The thread block size in our solution is fixed and independent of the patch length. This means that any given thread block can process one or even several patches at the time. Multiple reductions over the values processed by consecutive threads have to be performed and each result has to be added to an appropriate element of . In CUDA, this can be done (with a reasonable efficiency) by loading input values into the shared memory and performing a prefix scan which allows extracting the partial sums at the end of each patch. These results are then added atomically (using atomicAdd) to the appropriate element of as the rest of the patch may be processed by other thread blocks.
|DNN parameters||Accurate Conv2D||Approximate AxConv2D||Approx. overhead||Speedup GPU vs CPU|
|ResNet-8||7||0.2 + 4.4 s||1.8 + 0.2 s||0.2 + 341 s||1.7 + 1.5 s||337 s||1.2 s||2.3||106.8|
|ResNet-14||13||0.2 + 7.4 s||1.9 + 0.3 s||0.2 + 724 s||1.8 + 3.1 s||718 s||2.7 s||3.5||148.8|
|ResNet-20||19||0.2 + 10.4 s||1.8 + 0.5 s||0.2 + 1105 s||1.8 + 4.7 s||1096 s||4.3 s||4.7||170.2|
|ResNet-26||25||0.2 + 13.4 s||1.9 + 0.6 s||0.2 + 1489 s||1.8 + 6.2 s||1477 s||5.6 s||5.5||185.0|
|ResNet-32||31||0.3 + 16.3 s||1.9 + 0.7 s||0.3 + 1876 s||1.9 + 7.9 s||1861 s||7.3 s||6.5||191.0|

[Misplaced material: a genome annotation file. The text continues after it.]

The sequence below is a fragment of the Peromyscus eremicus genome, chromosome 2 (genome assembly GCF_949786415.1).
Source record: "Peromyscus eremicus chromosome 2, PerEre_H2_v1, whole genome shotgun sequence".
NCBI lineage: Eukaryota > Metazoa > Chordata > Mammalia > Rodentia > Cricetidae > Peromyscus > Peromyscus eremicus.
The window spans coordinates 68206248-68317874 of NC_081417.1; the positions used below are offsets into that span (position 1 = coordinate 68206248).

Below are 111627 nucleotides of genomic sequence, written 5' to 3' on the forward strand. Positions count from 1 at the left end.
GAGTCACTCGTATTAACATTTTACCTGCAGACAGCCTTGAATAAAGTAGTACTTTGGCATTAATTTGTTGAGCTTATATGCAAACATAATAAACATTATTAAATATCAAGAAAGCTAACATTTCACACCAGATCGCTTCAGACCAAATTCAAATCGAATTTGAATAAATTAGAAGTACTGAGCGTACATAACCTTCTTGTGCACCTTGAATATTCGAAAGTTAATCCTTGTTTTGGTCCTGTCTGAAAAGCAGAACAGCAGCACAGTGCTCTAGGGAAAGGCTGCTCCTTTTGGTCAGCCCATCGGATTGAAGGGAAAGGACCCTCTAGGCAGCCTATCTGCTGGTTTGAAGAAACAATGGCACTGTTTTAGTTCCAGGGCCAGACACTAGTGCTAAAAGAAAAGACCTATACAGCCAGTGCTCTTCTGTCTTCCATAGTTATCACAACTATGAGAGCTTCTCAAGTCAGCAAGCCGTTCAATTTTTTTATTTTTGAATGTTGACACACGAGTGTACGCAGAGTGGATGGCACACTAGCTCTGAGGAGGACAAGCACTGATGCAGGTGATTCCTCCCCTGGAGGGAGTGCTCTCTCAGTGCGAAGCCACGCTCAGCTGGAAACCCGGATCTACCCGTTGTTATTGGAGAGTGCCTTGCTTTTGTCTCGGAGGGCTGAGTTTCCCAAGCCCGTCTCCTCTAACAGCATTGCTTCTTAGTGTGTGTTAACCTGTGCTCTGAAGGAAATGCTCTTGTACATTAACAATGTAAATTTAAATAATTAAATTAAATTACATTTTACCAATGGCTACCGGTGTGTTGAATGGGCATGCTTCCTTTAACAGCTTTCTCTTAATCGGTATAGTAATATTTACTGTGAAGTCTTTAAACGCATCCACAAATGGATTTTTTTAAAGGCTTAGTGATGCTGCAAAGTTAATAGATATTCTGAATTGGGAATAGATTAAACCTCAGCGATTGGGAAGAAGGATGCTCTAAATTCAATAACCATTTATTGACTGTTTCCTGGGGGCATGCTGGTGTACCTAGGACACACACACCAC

|ResNet-38||37||0.3 + 19.3 s||1.9 + 0.8 s||0.3 + 2259 s||1.9 + 9.4 s||2241 s||8.6 s||7.3||200.1|
|ResNet-44||43||0.3 + 22.3 s||1.9 + 0.9 s||0.3 + 2640 s||2.0 + 10.9 s||2620 s||10.0 s||8.0||205.6|
|ResNet-50||49||0.3 + 25.2 s||1.9 + 1.1 s||0.3 + 3025 s||2.0 + 12.6 s||3003 s||11.7 s||8.6||207.2|
|ResNet-56||55||0.3 + 28.1 s||1.9 + 1.2 s||0.3 + 3409 s||2.0 + 13.9 s||3384 s||12.8 s||9.2||214.4|
|ResNet-62||61||0.3 + 31.1 s||1.9 + 1.3 s||0.3 + 3796 s||2.3 + 15.5 s||3767 s||14.7 s||10.0||213.2|
(ii) Matrix multiplication phase
The matrix multiplication phase (ApproxGEMM function in Algorithm 1) is implemented as a typical tiled GEMM, in which the threads of the block have to load a 2D tile from each matrix into the shared memory and each thread computes a single output value. The tiles in the shared memory are quantized and stored as uint to avoid possible shared memory access conflicts. The multiplication of quantized 8-bit values is implemented by a lookup table containing 16-bit values stored in GPU memory and cached in L1 or L1 texture cache. To manage this in CUDA, cudaTextureObject_t is used to store the table and tex1Dfetch<ushort> to perform the lookup based on the index created by stitching the multiplied 8-bit values into a single 16-bit value. The results of multiplication (lookup) operations are accumulated in a 32-bit floating point accumulator. The last step is to perform dequantization and a correction according to Eq. 4 using , terms and precomputed constants stored in vectors and .